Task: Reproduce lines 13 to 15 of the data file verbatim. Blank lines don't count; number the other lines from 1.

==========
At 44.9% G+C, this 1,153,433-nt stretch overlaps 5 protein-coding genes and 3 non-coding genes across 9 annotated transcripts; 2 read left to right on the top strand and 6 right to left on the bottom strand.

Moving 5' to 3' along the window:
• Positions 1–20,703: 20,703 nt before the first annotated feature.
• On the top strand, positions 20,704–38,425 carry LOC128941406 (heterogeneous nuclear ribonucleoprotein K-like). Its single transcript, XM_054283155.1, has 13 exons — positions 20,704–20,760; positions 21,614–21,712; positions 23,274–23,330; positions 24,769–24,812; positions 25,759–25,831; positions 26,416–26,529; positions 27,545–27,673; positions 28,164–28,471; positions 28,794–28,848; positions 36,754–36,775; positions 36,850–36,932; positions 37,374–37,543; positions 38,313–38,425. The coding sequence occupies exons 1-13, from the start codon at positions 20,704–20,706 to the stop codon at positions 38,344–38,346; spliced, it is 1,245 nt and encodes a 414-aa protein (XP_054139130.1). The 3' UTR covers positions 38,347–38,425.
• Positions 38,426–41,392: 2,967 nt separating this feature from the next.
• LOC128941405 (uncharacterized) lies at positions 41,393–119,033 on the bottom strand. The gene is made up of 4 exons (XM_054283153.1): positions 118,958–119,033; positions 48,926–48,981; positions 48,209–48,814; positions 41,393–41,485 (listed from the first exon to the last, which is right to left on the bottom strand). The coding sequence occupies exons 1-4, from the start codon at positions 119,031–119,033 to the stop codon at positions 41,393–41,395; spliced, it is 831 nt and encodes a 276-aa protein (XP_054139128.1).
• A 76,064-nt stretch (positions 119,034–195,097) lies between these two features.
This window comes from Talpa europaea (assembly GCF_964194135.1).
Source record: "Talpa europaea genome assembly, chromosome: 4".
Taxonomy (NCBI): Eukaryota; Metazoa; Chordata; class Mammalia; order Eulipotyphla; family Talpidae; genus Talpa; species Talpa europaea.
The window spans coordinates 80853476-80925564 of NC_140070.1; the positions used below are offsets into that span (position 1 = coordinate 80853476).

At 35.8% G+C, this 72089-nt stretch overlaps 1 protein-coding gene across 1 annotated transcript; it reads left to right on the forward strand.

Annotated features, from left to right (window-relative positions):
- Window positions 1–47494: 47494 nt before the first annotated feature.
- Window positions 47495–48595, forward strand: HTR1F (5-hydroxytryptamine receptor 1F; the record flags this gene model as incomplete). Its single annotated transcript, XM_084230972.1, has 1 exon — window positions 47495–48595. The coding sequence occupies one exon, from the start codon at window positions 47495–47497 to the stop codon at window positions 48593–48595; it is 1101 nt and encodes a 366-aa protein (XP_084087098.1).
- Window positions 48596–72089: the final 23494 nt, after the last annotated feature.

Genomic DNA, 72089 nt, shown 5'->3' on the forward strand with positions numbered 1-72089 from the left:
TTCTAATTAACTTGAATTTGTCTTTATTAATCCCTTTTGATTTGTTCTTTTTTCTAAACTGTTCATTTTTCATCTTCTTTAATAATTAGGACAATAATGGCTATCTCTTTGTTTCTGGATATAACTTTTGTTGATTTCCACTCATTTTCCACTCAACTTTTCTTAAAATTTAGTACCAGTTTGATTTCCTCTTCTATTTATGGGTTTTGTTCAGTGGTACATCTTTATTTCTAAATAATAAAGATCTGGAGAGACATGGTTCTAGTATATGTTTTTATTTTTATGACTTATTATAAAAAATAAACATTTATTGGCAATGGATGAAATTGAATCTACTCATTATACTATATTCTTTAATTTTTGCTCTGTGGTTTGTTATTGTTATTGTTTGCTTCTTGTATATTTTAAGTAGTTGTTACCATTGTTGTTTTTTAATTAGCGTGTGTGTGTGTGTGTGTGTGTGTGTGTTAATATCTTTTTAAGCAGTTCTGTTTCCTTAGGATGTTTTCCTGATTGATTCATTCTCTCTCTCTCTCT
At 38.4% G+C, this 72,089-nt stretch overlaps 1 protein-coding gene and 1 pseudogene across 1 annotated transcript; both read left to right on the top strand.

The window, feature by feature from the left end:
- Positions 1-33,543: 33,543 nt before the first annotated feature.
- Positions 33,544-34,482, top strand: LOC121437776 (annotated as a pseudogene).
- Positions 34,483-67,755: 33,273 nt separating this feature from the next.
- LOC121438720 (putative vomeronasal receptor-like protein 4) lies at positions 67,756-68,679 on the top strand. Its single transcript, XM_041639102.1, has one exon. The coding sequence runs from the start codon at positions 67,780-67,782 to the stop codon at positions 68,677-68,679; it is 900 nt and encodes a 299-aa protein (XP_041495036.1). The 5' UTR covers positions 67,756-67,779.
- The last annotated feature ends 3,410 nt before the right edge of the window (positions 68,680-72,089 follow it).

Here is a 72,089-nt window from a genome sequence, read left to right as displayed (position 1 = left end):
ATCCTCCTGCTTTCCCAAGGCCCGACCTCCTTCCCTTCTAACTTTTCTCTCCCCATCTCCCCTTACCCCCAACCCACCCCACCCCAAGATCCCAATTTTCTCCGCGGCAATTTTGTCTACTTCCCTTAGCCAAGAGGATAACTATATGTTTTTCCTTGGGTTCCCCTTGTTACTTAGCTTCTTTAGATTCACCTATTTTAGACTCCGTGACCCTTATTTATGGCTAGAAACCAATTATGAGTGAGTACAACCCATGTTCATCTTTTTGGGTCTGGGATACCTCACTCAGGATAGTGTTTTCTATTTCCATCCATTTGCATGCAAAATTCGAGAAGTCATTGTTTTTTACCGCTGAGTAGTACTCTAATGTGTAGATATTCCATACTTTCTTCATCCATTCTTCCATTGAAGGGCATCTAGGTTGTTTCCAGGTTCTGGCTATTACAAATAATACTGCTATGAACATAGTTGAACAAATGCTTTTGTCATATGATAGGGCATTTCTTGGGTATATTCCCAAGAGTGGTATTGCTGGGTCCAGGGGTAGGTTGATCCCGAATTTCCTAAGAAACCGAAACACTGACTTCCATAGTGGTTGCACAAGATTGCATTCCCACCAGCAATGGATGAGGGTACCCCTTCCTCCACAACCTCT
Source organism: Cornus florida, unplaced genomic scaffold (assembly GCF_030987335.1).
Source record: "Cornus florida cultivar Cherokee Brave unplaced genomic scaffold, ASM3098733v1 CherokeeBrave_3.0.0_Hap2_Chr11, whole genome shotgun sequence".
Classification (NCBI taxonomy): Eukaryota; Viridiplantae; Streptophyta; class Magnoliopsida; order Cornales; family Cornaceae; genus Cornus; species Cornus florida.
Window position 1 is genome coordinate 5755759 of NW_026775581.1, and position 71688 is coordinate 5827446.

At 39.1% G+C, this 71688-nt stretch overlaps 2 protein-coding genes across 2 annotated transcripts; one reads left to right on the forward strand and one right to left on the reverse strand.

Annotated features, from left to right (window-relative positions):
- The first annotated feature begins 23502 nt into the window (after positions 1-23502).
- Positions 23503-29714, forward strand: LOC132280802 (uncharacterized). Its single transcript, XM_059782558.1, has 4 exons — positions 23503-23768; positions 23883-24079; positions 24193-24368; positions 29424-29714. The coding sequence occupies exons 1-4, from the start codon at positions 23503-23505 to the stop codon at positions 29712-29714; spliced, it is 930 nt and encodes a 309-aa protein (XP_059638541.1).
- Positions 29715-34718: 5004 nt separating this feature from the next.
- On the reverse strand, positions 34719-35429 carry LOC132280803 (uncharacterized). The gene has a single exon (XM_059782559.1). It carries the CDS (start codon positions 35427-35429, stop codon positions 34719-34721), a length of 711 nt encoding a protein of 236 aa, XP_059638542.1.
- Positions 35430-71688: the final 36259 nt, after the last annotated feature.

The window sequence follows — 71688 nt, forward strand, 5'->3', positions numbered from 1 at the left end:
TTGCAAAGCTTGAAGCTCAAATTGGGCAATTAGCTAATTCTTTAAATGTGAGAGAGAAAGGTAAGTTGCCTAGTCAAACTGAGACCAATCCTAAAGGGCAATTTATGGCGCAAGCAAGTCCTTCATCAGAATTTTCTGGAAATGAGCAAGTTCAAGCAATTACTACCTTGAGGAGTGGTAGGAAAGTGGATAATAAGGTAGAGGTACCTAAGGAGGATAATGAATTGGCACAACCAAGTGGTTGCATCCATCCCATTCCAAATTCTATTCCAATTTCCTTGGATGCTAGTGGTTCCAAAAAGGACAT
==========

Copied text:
Annotated features, from left to right (window-relative positions):
- Window positions 1–47494: 47494 nt before the first annotated feature.
- Window positions 47495–48595, forward strand: HTR1F (5-hydroxytryptamine receptor 1F; the record flags this gene model as incomplete). Its single annotated transcript, XM_084230972.1, has 1 exon — window positions 47495–48595. The coding sequence occupies one exon, from the start codon at window positions 47495–47497 to the stop codon at window positions 48593–48595; it is 1101 nt and encodes a 366-aa protein (XP_084087098.1).